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Finding legal cases by topic

Use this guide to locate case law (i.e., individual court cases) by topic or subject.  For example:

  • all cases on cyberbullying in Canada that have been tried since 2005
  • cases on spousal abuse that were heard in the Supreme Court of Canada.

Locating case law by subject is time intensive so allow yourself sufficient lead time.

For information on how to track down a specific, known legal case, e.g., Lebrun v. High-Low Founds Ltd., 1968, 69, D.L.R. (2d) 422 (S.C.B.C.), please refer to our guide, How to Find Legal Cases.

Strategies & sources for finding case law by topic

Keyword searching of case law

A keyword search is a simple way to get started with your case law research. In a keyword search, your search term(s) may be searched for anywhere in the full-text of the document.

Keyword searching can be particularly fruitful if your search concept is fairly unique. For instance, a keyword search for mustard gas would likely return significantly more on-topic cases than a keyword search for insurance fraud would.

When choosing keywords, keep in mind that the case law writing tends to be formal in tone and may favour the legalistic wording of a concept over the popular.

CanLii
Search CanLii by keyword to find decisions from Canadian Provincial, Supreme, and Appeal Courts, the Supreme Court of Canada and specialized courts, as well as provincial and federal legislation. CanLii also contains decisions from a wide range of boards and tribunals (e.g., BC Human Rights Tribunals). No classification scheme or subject-indexing is available.

To find important cases on your topic plus an explanation or legal analysis of the topic, search for articles in academic legal journals or other secondary legal literature sources.

Index to Canadian Legal Literature (ICLL) via WestlawNext Canada.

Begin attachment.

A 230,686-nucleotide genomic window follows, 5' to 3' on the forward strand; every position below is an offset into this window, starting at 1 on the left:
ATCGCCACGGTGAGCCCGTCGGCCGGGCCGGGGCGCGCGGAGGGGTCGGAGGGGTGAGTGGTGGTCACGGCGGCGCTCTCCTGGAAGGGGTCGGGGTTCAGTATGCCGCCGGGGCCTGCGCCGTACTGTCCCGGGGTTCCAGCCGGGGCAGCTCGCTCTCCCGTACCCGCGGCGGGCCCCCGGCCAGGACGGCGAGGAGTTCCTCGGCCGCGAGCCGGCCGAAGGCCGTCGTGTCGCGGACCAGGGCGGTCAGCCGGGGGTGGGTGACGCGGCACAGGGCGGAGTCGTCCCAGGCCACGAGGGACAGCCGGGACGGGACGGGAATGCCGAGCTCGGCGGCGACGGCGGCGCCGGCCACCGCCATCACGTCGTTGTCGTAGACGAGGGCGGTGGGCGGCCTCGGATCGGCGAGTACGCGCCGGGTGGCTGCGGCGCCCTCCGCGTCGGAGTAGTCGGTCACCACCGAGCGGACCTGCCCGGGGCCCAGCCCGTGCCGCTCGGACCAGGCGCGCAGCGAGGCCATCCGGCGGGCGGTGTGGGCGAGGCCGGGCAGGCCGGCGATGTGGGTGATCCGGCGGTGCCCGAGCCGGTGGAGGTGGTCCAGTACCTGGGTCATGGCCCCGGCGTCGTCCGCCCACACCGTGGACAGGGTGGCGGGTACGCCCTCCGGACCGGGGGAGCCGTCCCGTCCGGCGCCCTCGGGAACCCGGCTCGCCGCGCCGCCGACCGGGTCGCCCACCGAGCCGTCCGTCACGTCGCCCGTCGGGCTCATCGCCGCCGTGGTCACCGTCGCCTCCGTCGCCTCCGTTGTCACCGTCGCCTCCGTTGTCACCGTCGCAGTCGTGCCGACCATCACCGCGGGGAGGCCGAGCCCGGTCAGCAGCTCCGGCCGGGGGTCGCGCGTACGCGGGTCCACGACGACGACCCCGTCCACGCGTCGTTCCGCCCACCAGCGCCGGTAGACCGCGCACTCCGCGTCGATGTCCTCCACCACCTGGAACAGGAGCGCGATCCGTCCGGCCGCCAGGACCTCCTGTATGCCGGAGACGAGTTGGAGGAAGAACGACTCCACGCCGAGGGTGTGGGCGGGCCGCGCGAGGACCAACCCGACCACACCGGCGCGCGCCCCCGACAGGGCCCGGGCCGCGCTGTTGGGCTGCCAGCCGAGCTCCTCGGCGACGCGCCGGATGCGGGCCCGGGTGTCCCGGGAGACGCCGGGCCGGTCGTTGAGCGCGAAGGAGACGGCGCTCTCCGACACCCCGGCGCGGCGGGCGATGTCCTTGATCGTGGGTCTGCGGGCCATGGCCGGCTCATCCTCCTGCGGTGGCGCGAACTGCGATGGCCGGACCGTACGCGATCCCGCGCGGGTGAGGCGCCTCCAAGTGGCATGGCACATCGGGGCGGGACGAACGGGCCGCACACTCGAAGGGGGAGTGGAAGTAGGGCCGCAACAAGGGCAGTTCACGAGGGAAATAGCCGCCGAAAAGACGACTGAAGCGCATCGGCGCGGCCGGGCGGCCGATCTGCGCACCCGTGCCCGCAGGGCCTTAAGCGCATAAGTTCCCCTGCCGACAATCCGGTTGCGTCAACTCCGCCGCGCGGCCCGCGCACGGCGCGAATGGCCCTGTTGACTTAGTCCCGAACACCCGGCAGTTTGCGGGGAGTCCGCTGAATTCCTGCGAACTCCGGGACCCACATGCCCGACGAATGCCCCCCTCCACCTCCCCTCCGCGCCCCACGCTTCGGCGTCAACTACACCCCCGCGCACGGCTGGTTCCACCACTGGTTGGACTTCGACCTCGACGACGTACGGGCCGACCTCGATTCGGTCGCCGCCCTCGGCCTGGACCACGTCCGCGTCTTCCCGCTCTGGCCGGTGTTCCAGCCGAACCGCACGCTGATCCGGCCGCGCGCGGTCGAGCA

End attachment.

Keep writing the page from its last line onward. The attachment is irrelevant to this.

The ICLL provides references to books, legal journal articles, government publications and other sources that discuss Canadian legal topics. 

TIP:  Include the word AND in-between your search keywords, or put your search word in quotation marks to search them as a phrase.  
 
Examples:
  • Maple AND Leaf AND Foods
  • "Maple Leaf Foods"
A plain keyword search for Maple Leaf Foods in the ICLL will oddly return articles with the any one of the words maple, leaf, leaves, or food in it, leading to many irrelevant results
 

 

Canadian Electronic Library
Search the policy papers of think tanks, government agencies, non-profits and others for in-depth analysis on a Canadian legal issue and references to key cases on your topic.

Canadian Newsstream
Newspaper articles may identify key cases on a particular topic and discusses the case in plain language. Databases such as Canadian Newsstream index thousands of newspaper articles from many Canadian newspapers. Try a search for your topic keywords combined with the keyword "judgment". (Note: There is no "e" in judgment when referring to legal judgments).

Factiva
Contains a small selection of legal journals. Search for a specific title within Source (tip: uncheck the box to Exclude Discontinued Sources). Or, search under Subjects Law Enforcement or Corporate Crime/Legal Action.

HeinOnline
Select "Law Journal Library" within the database to search articles from over 1,620 legal journals--US, Canadian, and international Content.

QuickLaw